By the fourth week our hearty crew are casting their nets and their reward is Neptune's larder

And next the fields, in Mediterranean abundance: vegetables to enrich the cuisine and delight the eye. Individual creativity blossoms in these bouquets of humble vegetables.

Soon eggs, cheese and wine will be added to the students' appraisal of Italian cuisine.

The helsmen, Serafino and Michele, draw upon many resources to edify students, including text books, multimedia tools, and representatives from the restaurant and related industries, who have direct and daily contact with the culinary world.

One such guest is Mr Rosario Scarpato, the Australian correspondent for the highly regarded Italian gastronomical magazine, Il Gambero Rosso.

To record the progress of the course, Mr Germano Spagnolo, professional photographer for Il Globo newspaper, made frequent visits to 501 Receptions

One of many moments of seething passion on the Italian Cuisine journey. An embrace of peace and love after the stormy creation of the perfect menu.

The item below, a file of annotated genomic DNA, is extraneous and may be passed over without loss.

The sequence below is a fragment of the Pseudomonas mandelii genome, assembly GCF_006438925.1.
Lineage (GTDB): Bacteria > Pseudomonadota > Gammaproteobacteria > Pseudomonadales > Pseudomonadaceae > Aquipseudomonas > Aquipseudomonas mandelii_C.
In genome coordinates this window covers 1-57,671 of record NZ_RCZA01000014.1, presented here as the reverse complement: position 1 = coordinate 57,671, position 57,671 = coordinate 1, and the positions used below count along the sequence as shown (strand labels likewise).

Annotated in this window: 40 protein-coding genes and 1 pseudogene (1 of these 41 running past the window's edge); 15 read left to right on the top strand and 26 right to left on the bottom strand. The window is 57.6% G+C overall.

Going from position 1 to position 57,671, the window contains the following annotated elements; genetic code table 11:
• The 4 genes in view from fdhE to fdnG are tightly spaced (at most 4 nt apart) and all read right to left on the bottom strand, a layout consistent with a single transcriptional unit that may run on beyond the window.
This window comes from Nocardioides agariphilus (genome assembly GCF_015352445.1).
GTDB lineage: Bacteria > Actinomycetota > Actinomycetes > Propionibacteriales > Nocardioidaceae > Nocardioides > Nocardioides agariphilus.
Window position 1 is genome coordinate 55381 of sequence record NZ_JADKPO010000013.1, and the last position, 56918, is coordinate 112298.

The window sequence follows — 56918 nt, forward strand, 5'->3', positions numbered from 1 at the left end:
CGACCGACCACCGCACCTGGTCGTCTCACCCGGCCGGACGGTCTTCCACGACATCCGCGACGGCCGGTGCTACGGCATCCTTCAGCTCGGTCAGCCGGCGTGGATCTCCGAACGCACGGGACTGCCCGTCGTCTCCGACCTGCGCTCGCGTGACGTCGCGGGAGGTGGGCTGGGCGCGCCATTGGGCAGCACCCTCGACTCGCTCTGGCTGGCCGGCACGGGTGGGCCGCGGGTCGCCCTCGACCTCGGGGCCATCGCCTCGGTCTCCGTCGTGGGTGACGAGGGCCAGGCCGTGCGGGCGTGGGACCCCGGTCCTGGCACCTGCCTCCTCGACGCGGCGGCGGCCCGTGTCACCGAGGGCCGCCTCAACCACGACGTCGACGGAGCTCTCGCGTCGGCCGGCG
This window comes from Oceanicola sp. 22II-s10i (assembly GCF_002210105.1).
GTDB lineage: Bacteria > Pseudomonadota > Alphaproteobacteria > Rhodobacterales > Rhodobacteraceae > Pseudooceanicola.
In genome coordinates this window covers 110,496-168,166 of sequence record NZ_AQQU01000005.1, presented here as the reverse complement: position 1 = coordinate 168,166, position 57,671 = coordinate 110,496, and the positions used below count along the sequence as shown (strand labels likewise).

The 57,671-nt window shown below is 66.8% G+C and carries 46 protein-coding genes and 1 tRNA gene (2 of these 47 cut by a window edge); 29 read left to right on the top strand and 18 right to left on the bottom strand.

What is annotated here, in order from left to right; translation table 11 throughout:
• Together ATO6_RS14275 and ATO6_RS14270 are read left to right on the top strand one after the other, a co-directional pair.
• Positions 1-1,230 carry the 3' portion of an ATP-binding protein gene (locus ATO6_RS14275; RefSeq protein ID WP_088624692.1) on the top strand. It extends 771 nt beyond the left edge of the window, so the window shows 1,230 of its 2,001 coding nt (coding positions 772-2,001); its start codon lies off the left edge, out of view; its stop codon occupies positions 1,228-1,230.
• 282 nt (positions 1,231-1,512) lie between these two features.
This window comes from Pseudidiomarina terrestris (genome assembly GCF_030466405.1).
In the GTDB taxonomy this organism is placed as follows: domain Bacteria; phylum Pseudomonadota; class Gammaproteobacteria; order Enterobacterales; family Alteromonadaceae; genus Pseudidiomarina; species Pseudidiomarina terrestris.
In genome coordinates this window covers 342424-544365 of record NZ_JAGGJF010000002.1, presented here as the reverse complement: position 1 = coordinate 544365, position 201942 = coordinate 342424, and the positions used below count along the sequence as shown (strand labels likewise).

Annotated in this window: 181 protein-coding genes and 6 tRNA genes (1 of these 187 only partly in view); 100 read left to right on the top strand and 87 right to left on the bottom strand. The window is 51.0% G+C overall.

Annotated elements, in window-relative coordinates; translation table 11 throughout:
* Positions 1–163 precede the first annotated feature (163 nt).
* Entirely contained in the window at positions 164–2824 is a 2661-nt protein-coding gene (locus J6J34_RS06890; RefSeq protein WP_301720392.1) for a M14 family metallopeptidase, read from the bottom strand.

It is a typical Italian Cuisine class situation with a tremendous outpouring of creative energy. Will asparagus be the ideal seasonal vegetable for this regional menu? Can a traditional plate like il cacio con le pere maintain its athenticity if warmed, and how should it be described on the menu?

Interjections, ideas, suggestions fly around the class room. Temperatures rise, the atmosphere is steamy: should it be written in Italian or translated; how will the English flow? "A hot marriage of cacio and pears" is momentarily entertained, then replaced with cooler tones.